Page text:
We demonstrate the focusing of a free-space THz beam emerging from a leaky parallel-plate waveguide (PPWG). Focusing is accomplished by grading the launch angle of the leaky wave using a PPWG with gradient plate separation. Inside the PPWG, the phase velocity of the guided TE1 mode exceeds the vacuum light speed, allowing the wave to leak into free space from a slit cut along the top plate. Since the leaky wave angle changes as the plate separation decreases, the beam divergence can be controlled by grading the plate separation along the propagation axis. We experimentally demonstrate focusing of the leaky wave at a selected location at frequencies of 100 GHz and 170 GHz, and compare our measurements with numerical simulations. The proposed concept can be valuable for implementing a flat and wide-aperture beam-former for THz communications systems.
© 2015 Optical Society of America
As the growth of mobile data traffic accelerates, bandwidth availability is becoming an increasing concern [1–3]. With current wireless technology, operating in the 1-5 GHz range, it is already not possible to meet the existing demand. Even the next-generation wireless protocols at 60 GHz will not provide adequate bandwidth within a few years. As a result, there is growing interest in using the frequency range above a few hundred GHz for short-range, broadband wireless communications. At such high frequencies, crossing into the THz range, communications systems will require capabilities that are not supported by existing devices. This challenge has motivated much recent research, for example in the development of modulators [4,5], low-loss waveguides [6,7], and beam steering components .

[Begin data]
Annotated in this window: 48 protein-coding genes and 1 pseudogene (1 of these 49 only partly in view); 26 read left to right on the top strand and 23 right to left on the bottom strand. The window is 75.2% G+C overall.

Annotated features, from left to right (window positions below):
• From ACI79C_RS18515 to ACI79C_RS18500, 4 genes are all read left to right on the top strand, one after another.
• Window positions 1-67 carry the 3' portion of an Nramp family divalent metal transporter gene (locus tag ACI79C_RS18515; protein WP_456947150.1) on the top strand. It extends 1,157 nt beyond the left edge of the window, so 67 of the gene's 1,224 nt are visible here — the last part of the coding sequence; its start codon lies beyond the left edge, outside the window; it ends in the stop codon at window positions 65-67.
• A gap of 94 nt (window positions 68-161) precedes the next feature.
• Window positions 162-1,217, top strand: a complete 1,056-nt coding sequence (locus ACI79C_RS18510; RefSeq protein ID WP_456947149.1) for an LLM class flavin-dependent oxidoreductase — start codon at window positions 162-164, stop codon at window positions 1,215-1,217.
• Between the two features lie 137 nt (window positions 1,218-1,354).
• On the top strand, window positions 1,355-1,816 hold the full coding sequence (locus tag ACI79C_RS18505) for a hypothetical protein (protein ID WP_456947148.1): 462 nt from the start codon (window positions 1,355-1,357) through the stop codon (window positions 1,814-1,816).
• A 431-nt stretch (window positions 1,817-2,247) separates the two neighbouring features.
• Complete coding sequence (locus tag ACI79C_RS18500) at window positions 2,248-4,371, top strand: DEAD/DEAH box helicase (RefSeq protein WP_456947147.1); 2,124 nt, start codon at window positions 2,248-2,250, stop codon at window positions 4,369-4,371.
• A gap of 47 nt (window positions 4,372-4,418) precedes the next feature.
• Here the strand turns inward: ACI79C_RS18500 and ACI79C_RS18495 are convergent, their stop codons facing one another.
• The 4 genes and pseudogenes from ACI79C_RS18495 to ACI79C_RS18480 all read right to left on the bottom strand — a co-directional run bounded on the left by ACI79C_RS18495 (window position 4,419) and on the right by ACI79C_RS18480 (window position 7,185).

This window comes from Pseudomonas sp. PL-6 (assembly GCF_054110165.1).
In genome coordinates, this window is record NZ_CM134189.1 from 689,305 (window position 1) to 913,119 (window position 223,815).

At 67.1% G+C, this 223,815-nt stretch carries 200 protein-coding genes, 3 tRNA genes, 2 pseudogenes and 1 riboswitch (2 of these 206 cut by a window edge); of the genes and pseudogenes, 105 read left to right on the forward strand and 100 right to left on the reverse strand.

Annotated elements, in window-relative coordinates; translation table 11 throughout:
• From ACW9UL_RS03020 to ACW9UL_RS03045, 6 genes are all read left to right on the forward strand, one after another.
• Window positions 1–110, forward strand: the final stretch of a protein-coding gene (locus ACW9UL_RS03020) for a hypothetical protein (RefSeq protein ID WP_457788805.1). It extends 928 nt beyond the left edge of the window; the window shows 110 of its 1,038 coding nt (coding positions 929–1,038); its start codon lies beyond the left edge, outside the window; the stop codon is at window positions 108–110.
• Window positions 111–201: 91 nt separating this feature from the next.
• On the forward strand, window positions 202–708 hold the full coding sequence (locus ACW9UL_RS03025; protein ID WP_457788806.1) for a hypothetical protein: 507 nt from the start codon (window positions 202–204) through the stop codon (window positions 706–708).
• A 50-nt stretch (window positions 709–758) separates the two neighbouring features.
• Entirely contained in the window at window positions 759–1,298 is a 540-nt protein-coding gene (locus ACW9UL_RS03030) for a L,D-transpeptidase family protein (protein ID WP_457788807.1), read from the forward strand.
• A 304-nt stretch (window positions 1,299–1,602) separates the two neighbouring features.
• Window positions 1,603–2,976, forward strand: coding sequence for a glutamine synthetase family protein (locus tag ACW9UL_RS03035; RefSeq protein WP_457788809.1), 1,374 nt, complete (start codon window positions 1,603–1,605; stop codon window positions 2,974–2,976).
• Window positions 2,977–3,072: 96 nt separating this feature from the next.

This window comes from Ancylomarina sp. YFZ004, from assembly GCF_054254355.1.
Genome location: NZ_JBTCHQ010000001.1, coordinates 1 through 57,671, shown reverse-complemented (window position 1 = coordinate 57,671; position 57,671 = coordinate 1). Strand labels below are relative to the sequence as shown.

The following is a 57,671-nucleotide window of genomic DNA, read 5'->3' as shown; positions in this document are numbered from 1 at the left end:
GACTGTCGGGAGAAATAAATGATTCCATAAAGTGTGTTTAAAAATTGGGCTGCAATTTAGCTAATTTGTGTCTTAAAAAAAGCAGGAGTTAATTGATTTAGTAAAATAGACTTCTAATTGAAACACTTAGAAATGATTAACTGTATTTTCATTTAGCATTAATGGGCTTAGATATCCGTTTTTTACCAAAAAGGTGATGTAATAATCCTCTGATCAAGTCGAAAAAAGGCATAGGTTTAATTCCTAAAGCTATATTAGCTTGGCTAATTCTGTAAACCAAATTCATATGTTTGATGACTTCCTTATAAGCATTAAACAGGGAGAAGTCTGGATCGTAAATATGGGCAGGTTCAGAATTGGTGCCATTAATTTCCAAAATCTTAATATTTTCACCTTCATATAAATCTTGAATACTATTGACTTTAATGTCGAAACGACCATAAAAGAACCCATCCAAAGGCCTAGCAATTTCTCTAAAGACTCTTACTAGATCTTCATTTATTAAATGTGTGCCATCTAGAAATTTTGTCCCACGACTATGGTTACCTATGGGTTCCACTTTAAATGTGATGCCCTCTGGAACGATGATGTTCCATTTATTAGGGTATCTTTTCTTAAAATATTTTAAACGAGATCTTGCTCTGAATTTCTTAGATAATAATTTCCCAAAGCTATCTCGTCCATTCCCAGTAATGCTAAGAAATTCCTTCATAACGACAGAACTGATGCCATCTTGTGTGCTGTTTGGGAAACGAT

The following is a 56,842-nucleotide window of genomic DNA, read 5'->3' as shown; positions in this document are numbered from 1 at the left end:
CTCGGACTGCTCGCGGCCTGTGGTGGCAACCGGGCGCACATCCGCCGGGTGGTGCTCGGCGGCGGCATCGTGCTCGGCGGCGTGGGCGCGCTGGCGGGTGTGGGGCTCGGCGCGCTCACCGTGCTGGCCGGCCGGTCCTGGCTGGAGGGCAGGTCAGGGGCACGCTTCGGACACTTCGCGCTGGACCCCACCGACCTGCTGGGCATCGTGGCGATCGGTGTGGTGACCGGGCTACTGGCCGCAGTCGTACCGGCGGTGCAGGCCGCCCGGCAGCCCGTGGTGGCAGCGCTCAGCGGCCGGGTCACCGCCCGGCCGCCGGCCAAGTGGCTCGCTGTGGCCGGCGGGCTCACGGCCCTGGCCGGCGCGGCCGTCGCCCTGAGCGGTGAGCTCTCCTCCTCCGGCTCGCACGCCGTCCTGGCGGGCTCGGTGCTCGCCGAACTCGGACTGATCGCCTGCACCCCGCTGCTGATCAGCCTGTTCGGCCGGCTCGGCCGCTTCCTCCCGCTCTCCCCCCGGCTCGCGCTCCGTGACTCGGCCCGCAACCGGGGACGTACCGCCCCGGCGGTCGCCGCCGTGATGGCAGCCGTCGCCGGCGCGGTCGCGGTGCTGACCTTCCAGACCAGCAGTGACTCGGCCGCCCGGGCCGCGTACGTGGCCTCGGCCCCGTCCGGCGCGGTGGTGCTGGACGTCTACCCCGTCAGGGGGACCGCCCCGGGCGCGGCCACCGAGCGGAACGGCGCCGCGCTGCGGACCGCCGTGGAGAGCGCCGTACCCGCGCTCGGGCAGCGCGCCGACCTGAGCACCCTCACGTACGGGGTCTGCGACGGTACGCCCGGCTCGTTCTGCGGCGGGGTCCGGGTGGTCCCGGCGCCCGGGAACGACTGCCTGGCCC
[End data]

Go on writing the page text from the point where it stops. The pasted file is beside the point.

Despite this growing body of research, numerous difficult problems remain unaddressed. One important example is wavefront engineering – that is, the manipulation of a wavefront for optimizing the throughput of a communication channel. In the THz range, wireless transmission will likely rely on point-to-point connections using highly directional or even focused beams [1,2].
In such applications, wavefront engineering will be a critical need for optimizing system performance. Conventional integrated THz transmitters are often equipped with silicon substrate lenses . However, fixed components do not afford the possibility of dynamically changing the THz wave front in response to changing system needs.
More recent work has reported the development of metamaterial-based multi-pixel modulators for spatial wavefront control, which can be dynamically reconfigured [10,11]. Such bulky components are less favorable in mobile device applications. Alternative techniques are important for fulfilling this compelling need.